Two years ago, a nurse working for HCA, the largest for-profit hospital chain in the United States, sent a letter to the company’s ethics office claiming that physicians at one of the company’s hospitals in Fort Pierce, Fla., were performing unnecessary heart procedures in the catheritization lab, putting patients’ lives at risk.
The nurse, C.T. Tomlinson, did not get his contract renewed, most likely in retaliation for his whistle-blowing.
Tomlinson’s charges proved true, not just at the small Fort Pierce hospital, but at several of the company’s hospitals in Florida and a few in other states. According to an article in the New York Times ( http://www.nytimes.com/2012/08/07/business/hospital-chain-internal-reports-found-dubious-cardiac-work.html?_r=1&pagewanted=all), the civil division of the United States attorney’s office in Miami asked information in July concerning reviews of the medical necessity of interventional cardiology services provided at 10 of its hospitals.
Doing interventional cardiology procedures (most often the placing of stents in narrowed arteries) on people who don’t need it increases profits, and although it is less invasive than bypass surgery, it poses risks to patients. Arteries can be nicked or burst and patients can bleed out or go into cardiac arrest. The Times article recounts the misadventures of several such patients in HCA hospitals who very nearly died.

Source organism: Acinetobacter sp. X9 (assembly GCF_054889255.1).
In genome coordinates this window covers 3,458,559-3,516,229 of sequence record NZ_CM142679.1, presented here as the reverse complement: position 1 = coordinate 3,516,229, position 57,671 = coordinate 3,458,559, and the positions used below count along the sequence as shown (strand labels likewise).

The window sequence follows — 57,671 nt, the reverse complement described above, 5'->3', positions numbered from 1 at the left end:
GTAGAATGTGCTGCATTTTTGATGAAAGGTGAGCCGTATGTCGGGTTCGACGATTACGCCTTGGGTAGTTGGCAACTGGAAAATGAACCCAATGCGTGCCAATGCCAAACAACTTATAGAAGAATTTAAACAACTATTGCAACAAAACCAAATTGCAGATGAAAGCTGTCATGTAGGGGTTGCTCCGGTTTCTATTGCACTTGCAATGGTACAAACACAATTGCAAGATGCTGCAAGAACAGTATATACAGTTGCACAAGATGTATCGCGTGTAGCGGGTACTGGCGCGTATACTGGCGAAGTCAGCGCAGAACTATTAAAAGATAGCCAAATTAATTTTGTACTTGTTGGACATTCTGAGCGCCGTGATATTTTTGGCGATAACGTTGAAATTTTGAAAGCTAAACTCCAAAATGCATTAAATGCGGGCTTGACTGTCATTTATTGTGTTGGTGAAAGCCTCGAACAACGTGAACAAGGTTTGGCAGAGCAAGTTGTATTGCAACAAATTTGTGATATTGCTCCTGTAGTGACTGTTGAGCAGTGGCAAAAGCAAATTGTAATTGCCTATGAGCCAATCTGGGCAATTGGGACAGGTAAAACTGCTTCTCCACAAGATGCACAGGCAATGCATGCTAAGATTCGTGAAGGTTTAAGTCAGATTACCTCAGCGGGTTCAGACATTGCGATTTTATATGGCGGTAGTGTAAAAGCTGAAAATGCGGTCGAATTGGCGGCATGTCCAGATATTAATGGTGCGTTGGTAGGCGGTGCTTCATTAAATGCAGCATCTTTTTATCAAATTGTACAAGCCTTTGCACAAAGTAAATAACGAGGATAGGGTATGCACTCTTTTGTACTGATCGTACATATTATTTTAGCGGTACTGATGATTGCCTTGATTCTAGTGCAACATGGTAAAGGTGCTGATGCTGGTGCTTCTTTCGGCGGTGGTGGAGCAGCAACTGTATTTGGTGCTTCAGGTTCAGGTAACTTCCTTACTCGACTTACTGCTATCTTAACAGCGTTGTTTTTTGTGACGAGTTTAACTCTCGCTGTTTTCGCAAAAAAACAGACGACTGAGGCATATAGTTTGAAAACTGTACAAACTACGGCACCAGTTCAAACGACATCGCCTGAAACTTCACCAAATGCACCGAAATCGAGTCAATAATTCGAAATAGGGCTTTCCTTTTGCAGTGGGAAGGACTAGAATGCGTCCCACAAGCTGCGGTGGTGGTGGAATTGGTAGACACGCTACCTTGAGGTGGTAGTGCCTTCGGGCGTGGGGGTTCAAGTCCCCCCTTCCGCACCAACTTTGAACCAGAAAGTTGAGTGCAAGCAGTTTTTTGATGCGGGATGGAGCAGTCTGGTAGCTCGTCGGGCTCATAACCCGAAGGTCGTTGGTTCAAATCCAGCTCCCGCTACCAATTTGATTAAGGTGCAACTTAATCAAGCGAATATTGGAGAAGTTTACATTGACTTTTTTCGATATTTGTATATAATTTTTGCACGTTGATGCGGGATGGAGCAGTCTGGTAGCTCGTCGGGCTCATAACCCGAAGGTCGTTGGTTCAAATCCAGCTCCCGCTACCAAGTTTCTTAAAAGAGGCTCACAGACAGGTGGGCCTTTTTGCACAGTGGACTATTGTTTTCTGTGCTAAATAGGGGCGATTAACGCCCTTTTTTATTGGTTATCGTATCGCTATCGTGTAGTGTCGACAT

The motivator, of course, is greed: for each stent procedure, Medicare reimburses hospitals about $10,000; diagnostic catheterizations bring about $3,000.
The Times reviewed thousands of pages of memos, e-mails and other communications surrounding the investigation and found that the company’s concern was more about how this might affect the bottom line than on whether regulators needed to be notified or how patients’ health was affected.
HCA, by the way, is the company once headed by now-Gov. Rick Scott in Florida. Under his leadership in 2000, HCA reached one of a series of settlements involving a huge Medicare fraud case with the US Justice Department that would eventually come to $1.7 billion in fines and repayments. The accusations primarily involved over-billing, and Rick Scott wasdismissed by the board of HCA.
As part of the settlement with the federal regulators, HCA signed a 97-page agreement that extended through late 2008. It detailed what had to be reported to the government and provided for stiffer penalties if the company failed to report properly, which they appear to have done as early as 2002, according to the Times.
In 2003, the HCA hospital in Bayonet Point, Fla., was performing far more stent procedures than its population demographics would suggest. An investigation by an outside agency, completed in late 2004, found that nearly half — 43 percent — of stent procedures were “outside reasonable and expected medical practice,” according to the Times article.
Even worse, doctors were found to have falsified records to say patients’ conditions were far more serious than they actually were.
The Obama Administration is cracking down on Medicare and Medicaid fraud, and raking in millions of dollars in fines. It’s about time we all stopped turning our backs on this kind of fraud because, in the end, we all pay the price.